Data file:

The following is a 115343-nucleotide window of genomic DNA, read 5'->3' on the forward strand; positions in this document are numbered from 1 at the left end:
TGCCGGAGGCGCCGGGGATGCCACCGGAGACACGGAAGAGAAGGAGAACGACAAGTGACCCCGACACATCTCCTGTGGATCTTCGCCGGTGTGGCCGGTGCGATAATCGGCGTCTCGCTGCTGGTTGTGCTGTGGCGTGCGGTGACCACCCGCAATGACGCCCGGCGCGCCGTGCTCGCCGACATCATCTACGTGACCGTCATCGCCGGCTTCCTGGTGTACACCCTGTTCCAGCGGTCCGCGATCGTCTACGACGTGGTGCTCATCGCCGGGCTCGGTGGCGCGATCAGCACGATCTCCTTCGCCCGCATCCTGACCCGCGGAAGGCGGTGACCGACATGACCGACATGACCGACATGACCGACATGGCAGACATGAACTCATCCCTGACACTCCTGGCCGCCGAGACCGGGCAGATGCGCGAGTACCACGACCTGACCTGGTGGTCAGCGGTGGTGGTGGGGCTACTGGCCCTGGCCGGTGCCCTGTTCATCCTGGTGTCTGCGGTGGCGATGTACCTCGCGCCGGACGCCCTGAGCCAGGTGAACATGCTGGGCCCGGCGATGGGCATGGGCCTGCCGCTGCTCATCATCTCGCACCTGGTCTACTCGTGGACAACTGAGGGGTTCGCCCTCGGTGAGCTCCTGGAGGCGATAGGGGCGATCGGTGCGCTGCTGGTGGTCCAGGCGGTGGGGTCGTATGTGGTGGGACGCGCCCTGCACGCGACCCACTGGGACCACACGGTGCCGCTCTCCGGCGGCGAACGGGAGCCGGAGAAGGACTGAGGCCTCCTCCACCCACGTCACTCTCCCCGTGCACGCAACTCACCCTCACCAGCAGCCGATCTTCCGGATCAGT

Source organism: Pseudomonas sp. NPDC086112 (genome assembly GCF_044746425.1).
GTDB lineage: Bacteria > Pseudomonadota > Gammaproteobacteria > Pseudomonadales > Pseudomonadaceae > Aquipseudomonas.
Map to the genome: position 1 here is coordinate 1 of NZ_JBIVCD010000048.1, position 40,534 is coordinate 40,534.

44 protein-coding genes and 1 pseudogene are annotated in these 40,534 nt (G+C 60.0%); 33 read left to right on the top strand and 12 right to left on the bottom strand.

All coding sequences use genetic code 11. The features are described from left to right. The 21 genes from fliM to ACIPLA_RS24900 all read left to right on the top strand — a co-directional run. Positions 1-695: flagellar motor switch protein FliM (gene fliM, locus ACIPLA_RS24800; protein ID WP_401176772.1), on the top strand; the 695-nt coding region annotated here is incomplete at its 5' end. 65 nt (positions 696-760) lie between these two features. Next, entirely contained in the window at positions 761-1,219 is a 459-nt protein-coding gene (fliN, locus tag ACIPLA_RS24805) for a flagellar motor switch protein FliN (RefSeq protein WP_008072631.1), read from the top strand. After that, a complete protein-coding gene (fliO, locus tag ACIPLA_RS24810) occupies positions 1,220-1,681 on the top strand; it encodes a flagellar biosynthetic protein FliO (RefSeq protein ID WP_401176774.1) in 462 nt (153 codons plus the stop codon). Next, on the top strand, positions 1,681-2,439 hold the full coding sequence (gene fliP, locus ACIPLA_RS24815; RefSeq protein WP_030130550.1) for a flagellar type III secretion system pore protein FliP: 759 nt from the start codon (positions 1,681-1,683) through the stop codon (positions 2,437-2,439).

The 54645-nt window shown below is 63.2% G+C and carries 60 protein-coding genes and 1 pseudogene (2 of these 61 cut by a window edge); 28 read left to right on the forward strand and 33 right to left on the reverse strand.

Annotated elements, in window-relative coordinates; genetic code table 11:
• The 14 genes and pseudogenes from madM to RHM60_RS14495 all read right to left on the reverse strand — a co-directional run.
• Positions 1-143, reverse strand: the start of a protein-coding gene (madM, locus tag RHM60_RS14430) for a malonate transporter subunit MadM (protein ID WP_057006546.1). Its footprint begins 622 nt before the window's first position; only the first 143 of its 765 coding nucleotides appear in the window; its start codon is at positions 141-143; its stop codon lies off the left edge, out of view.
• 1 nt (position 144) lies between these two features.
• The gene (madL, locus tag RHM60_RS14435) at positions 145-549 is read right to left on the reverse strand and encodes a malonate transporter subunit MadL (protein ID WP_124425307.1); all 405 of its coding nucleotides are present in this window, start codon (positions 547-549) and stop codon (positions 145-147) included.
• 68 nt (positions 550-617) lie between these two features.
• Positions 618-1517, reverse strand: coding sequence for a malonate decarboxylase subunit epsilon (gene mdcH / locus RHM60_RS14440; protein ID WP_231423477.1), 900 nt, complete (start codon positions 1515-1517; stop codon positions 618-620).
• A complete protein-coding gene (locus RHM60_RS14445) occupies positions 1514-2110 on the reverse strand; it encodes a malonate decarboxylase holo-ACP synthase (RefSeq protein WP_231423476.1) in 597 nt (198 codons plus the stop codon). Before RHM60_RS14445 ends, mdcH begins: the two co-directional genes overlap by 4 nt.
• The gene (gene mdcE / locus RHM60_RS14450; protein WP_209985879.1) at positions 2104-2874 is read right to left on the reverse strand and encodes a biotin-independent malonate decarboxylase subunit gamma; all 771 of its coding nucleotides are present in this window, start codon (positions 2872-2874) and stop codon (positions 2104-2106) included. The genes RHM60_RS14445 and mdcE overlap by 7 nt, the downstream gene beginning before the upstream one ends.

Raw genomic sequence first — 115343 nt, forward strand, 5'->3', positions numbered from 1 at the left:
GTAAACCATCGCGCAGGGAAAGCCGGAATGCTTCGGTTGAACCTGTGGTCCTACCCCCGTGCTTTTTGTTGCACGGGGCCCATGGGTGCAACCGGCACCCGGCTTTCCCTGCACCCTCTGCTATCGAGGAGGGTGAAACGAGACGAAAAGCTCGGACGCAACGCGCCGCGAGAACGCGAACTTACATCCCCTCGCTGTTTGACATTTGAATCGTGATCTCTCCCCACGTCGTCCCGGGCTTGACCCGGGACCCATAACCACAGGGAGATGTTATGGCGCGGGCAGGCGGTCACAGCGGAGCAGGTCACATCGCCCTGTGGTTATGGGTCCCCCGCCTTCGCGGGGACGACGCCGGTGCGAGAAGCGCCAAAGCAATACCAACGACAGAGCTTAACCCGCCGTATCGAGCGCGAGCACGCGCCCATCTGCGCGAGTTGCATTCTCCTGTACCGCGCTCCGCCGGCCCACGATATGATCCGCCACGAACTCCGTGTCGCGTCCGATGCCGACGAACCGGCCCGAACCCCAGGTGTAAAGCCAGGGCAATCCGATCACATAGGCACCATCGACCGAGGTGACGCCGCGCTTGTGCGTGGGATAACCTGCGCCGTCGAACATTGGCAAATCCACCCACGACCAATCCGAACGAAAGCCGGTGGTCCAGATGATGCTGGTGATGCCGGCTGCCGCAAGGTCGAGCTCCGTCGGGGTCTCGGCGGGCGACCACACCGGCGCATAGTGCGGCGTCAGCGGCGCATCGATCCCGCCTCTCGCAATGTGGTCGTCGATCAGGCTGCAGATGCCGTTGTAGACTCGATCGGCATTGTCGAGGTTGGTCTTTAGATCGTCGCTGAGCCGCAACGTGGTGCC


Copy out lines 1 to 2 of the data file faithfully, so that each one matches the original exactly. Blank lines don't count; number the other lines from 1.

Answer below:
The following is a 115343-nucleotide window of genomic DNA, read 5'->3' on the forward strand; positions in this document are numbered from 1 at the left end:
TGCCGGAGGCGCCGGGGATGCCACCGGAGACACGGAAGAGAAGGAGAACGACAAGTGACCCCGACACATCTCCTGTGGATCTTCGCCGGTGTGGCCGGTGCGATAATCGGCGTCTCGCTGCTGGTTGTGCTGTGGCGTGCGGTGACCACCCGCAATGACGCCCGGCGCGCCGTGCTCGCCGACATCATCTACGTGACCGTCATCGCCGGCTTCCTGGTGTACACCCTGTTCCAGCGGTCCGCGATCGTCTACGACGTGGTGCTCATCGCCGGGCTCGGTGGCGCGATCAGCACGATCTCCTTCGCCCGCATCCTGACCCGCGGAAGGCGGTGACCGACATGACCGACATGACCGACATGACCGACATGGCAGACATGAACTCATCCCTGACACTCCTGGCCGCCGAGACCGGGCAGATGCGCGAGTACCACGACCTGACCTGGTGGTCAGCGGTGGTGGTGGGGCTACTGGCCCTGGCCGGTGCCCTGTTCATCCTGGTGTCTGCGGTGGCGATGTACCTCGCGCCGGACGCCCTGAGCCAGGTGAACATGCTGGGCCCGGCGATGGGCATGGGCCTGCCGCTGCTCATCATCTCGCACCTGGTCTACTCGTGGACAACTGAGGGGTTCGCCCTCGGTGAGCTCCTGGAGGCGATAGGGGCGATCGGTGCGCTGCTGGTGGTCCAGGCGGTGGGGTCGTATGTGGTGGGACGCGCCCTGCACGCGACCCACTGGGACCACACGGTGCCGCTCTCCGGCGGCGAACGGGAGCCGGAGAAGGACTGAGGCCTCCTCCACCCACGTCACTCTCCCCGTGCACGCAACTCACCCTCACCAGCAGCCGATCTTCCGGATCAGT